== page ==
Last week we discussed what causes clubfoot. Depending upon what caused the clubfoot and the severity of the clubfoot, there are different levels and types of treatment. For example, if a child has clubfoot because of the child’s position in the womb, then the foot may be adjusted through physical therapy. Nearly all children with clubfoot are treated with serial castings and braces. Those who have other complications, such as spina bifida, may need surgery. Yet, one study showed even children with other medical issues may be able to be also treated through castings and braces, [reference 1] although some studies show that they probably need more intensive treatment. 
Treatment usually begins at 1 week old to 2-and-a-half years old. Most children are treated with the Ponseti method, which involves serial castings. These are casts that are put on every week to few weeks; each time the castings go on, they slowly change the position of the foot.  For example, a child may have 6 castings done between one and 3 months old. Of course, if your child is in China, he may not be receiving such treatment.
Once the series of castings are done , the child will usually wear a foot adjunction brace to keep the foot in proper position — much as people wear retainers after having braces on their teeth. Like a retainer, these shoe braces are initially worn nearly all the time and then just at night.
At this time about 90% of all children with clubfoot will have a type of surgery often called a tenotomy of the Achilles tendon to correct hindfoot varus. For children under one, this can be done with a local anesthesia in the doctor’s office. For children over one year old, the surgery is usually performed with sedation in the operating room.
Once the the tenotomy is performed, another cast is applied, and usually the foot heals in about 3 weeks. After this last cast, the child then goes into a foot abduction brace. These braces have shoes attached to a bar. Usually the child will wear the brace for 23 hours per day for 3 months; then while sleeping (12-14 hours/day) until the child is 4 years old. It is during this time that children and parents are not always compliant, and the child’s clubfoot can relapse. Sometimes the clubfoot can relapse even when the child wears the brace as instructed. If this happens and it is caught early, then the child usually wears a cast again and then the brace.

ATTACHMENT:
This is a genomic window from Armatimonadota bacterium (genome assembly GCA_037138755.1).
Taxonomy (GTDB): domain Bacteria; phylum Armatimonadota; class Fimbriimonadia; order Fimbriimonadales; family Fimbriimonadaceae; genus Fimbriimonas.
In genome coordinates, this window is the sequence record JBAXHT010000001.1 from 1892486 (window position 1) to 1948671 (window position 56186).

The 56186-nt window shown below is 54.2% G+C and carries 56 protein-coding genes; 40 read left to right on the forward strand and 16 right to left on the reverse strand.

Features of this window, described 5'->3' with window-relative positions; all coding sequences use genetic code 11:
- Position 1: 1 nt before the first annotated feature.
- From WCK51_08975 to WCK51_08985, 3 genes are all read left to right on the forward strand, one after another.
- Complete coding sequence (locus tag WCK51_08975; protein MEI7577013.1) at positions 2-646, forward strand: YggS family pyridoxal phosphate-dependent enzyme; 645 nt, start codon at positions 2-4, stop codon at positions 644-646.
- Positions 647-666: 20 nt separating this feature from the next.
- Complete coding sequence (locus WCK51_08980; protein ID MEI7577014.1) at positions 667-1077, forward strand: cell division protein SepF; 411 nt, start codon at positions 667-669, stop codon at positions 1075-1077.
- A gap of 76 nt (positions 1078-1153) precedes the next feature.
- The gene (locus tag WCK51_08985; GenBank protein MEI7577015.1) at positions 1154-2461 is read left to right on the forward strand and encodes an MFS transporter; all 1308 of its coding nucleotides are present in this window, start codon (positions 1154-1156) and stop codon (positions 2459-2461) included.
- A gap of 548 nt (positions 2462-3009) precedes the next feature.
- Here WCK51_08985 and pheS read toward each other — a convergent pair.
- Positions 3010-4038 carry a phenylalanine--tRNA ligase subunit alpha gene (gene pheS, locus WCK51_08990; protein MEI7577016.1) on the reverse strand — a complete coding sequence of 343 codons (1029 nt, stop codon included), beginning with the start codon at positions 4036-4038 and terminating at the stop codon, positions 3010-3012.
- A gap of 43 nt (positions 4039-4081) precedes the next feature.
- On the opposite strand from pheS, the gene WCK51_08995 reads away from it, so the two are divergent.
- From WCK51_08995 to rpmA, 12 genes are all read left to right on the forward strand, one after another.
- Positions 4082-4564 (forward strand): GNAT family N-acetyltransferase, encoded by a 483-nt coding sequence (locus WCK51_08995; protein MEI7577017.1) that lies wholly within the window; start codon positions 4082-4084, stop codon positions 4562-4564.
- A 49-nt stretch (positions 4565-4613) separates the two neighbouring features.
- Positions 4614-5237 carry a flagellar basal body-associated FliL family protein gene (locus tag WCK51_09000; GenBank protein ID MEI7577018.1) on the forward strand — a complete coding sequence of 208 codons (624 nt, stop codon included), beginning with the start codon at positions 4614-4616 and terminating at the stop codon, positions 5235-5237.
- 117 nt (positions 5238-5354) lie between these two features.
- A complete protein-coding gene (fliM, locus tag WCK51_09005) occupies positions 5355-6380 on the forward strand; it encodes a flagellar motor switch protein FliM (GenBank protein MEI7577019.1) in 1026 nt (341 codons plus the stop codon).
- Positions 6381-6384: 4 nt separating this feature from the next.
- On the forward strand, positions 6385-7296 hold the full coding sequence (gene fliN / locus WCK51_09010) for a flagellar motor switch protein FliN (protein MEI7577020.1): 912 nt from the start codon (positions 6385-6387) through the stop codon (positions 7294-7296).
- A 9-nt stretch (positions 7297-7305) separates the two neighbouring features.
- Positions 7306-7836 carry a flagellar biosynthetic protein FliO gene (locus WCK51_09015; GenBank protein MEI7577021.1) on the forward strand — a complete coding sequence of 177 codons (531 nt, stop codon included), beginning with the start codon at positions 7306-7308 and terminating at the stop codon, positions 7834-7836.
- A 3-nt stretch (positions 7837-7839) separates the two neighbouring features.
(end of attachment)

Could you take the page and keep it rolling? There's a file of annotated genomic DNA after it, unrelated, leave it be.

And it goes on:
If a child is 3 or older and has what is called hindfoot varus with dynamic supination of the forefoot while walking, then that child will have a surgery called tibialis anterior tendon transfer to the third cuneiform. After the surgery the child wears a cast for 6 weeks. In this situation no brace is required after the casting. The child then receives physical therapy to help with walking and strength building.
The treatment may seem rigorous, and dedication is required, but the children can do very well once treated.
For more information and some great pictures go to the American Academy of Orthopaedic Surgeons.
Shriners Hospitals at the following cities/ locations provide services in orthopedics for children at no cost. If your child has clubfoot, you may be able to have our child treated at one of these sites.
- Los Angeles
- Spokane , WA
- Erie , PA
- Northern California
- Springfield, MA
- Greenville, SC
- St. Louis
- Salt Lake City
- Twin Cities
- Lexington, KY
 Dobbs, M. B., & Gurnett, C. A. (2009, February 18). Update on clubfoot: Etiology and treatment. Clinical Orhtopaedics and Related Research, 467, 1146-1153
 Gurnett, C. A., Boehm, S., Connolly, A., Reimschisel, T., & Dobbs, M. (2008, July). Impact of congenital talipes equinovarus etiology on treatment outcomes. Developmental Medicine and Child Neurology, 50(7), 498-502